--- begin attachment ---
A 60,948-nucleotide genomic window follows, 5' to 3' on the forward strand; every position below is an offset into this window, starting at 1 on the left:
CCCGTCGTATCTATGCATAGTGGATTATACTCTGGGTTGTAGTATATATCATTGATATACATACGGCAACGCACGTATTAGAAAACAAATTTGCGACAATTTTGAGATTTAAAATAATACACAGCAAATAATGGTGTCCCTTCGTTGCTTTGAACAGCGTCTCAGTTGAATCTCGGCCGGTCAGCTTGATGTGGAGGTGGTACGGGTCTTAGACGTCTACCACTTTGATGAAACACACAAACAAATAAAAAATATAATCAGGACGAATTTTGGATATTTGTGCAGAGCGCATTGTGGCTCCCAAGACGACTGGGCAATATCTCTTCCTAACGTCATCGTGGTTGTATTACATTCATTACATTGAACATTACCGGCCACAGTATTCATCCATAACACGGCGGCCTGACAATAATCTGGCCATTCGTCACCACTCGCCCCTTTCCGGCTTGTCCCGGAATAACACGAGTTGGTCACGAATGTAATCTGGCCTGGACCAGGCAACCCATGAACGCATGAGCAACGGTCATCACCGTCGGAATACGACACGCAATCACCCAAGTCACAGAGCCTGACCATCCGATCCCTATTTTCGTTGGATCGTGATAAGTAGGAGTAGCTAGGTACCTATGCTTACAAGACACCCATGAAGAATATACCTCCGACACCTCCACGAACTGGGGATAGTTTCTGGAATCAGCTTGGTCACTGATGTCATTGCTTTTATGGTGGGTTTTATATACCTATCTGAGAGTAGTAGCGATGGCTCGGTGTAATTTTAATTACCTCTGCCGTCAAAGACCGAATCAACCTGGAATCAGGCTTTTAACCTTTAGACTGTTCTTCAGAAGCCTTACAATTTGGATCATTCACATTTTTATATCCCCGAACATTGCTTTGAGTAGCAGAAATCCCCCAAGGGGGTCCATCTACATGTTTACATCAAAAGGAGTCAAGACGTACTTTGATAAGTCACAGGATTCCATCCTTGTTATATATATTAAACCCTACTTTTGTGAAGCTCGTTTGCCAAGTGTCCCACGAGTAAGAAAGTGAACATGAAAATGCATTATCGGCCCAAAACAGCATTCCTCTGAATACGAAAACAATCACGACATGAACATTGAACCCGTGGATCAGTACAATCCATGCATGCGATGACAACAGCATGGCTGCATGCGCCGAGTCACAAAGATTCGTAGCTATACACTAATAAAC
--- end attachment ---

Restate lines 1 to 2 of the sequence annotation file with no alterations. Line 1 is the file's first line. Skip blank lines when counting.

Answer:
A 60,948-nucleotide genomic window follows, 5' to 3' on the forward strand; every position below is an offset into this window, starting at 1 on the left:
CCCGTCGTATCTATGCATAGTGGATTATACTCTGGGTTGTAGTATATATCATTGATATACATACGGCAACGCACGTATTAGAAAACAAATTTGCGACAATTTTGAGATTTAAAATAATACACAGCAAATAATGGTGTCCCTTCGTTGCTTTGAACAGCGTCTCAGTTGAATCTCGGCCGGTCAGCTTGATGTGGAGGTGGTACGGGTCTTAGACGTCTACCACTTTGATGAAACACACAAACAAATAAAAAATATAATCAGGACGAATTTTGGATATTTGTGCAGAGCGCATTGTGGCTCCCAAGACGACTGGGCAATATCTCTTCCTAACGTCATCGTGGTTGTATTACATTCATTACATTGAACATTACCGGCCACAGTATTCATCCATAACACGGCGGCCTGACAATAATCTGGCCATTCGTCACCACTCGCCCCTTTCCGGCTTGTCCCGGAATAACACGAGTTGGTCACGAATGTAATCTGGCCTGGACCAGGCAACCCATGAACGCATGAGCAACGGTCATCACCGTCGGAATACGACACGCAATCACCCAAGTCACAGAGCCTGACCATCCGATCCCTATTTTCGTTGGATCGTGATAAGTAGGAGTAGCTAGGTACCTATGCTTACAAGACACCCATGAAGAATATACCTCCGACACCTCCACGAACTGGGGATAGTTTCTGGAATCAGCTTGGTCACTGATGTCATTGCTTTTATGGTGGGTTTTATATACCTATCTGAGAGTAGTAGCGATGGCTCGGTGTAATTTTAATTACCTCTGCCGTCAAAGACCGAATCAACCTGGAATCAGGCTTTTAACCTTTAGACTGTTCTTCAGAAGCCTTACAATTTGGATCATTCACATTTTTATATCCCCGAACATTGCTTTGAGTAGCAGAAATCCCCCAAGGGGGTCCATCTACATGTTTACATCAAAAGGAGTCAAGACGTACTTTGATAAGTCACAGGATTCCATCCTTGTTATATATATTAAACCCTACTTTTGTGAAGCTCGTTTGCCAAGTGTCCCACGAGTAAGAAAGTGAACATGAAAATGCATTATCGGCCCAAAACAGCATTCCTCTGAATACGAAAACAATCACGACATGAACATTGAACCCGTGGATCAGTACAATCCATGCATGCGATGACAACAGCATGGCTGCATGCGCCGAGTCACAAAGATTCGTAGCTATACACTAATAAAC